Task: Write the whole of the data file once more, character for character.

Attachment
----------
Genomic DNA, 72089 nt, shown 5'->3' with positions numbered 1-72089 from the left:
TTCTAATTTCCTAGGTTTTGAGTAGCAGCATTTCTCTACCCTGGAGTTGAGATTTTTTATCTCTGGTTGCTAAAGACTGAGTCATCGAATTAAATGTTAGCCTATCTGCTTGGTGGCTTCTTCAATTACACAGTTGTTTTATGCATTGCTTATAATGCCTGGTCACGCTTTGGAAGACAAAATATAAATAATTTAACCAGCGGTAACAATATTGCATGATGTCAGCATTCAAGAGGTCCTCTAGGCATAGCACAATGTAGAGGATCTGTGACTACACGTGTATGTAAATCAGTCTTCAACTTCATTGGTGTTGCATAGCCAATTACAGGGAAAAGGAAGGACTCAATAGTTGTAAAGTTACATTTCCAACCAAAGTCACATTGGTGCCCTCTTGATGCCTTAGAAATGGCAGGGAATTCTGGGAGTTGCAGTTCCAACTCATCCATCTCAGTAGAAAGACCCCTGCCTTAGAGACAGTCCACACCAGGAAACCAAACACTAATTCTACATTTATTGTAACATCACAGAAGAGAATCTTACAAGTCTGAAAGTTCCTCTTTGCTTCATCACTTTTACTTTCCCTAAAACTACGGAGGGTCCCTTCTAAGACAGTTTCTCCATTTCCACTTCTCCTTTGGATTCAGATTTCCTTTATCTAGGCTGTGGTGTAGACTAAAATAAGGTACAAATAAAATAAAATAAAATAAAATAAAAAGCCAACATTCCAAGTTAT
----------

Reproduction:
Genomic DNA, 72089 nt, shown 5'->3' with positions numbered 1-72089 from the left:
TTCTAATTTCCTAGGTTTTGAGTAGCAGCATTTCTCTACCCTGGAGTTGAGATTTTTTATCTCTGGTTGCTAAAGACTGAGTCATCGAATTAAATGTTAGCCTATCTGCTTGGTGGCTTCTTCAATTACACAGTTGTTTTATGCATTGCTTATAATGCCTGGTCACGCTTTGGAAGACAAAATATAAATAATTTAACCAGCGGTAACAATATTGCATGATGTCAGCATTCAAGAGGTCCTCTAGGCATAGCACAATGTAGAGGATCTGTGACTACACGTGTATGTAAATCAGTCTTCAACTTCATTGGTGTTGCATAGCCAATTACAGGGAAAAGGAAGGACTCAATAGTTGTAAAGTTACATTTCCAACCAAAGTCACATTGGTGCCCTCTTGATGCCTTAGAAATGGCAGGGAATTCTGGGAGTTGCAGTTCCAACTCATCCATCTCAGTAGAAAGACCCCTGCCTTAGAGACAGTCCACACCAGGAAACCAAACACTAATTCTACATTTATTGTAACATCACAGAAGAGAATCTTACAAGTCTGAAAGTTCCTCTTTGCTTCATCACTTTTACTTTCCCTAAAACTACGGAGGGTCCCTTCTAAGACAGTTTCTCCATTTCCACTTCTCCTTTGGATTCAGATTTCCTTTATCTAGGCTGTGGTGTAGACTAAAATAAGGTACAAATAAAATAAAATAAAATAAAATAAAAAGCCAACATTCCAAGTTAT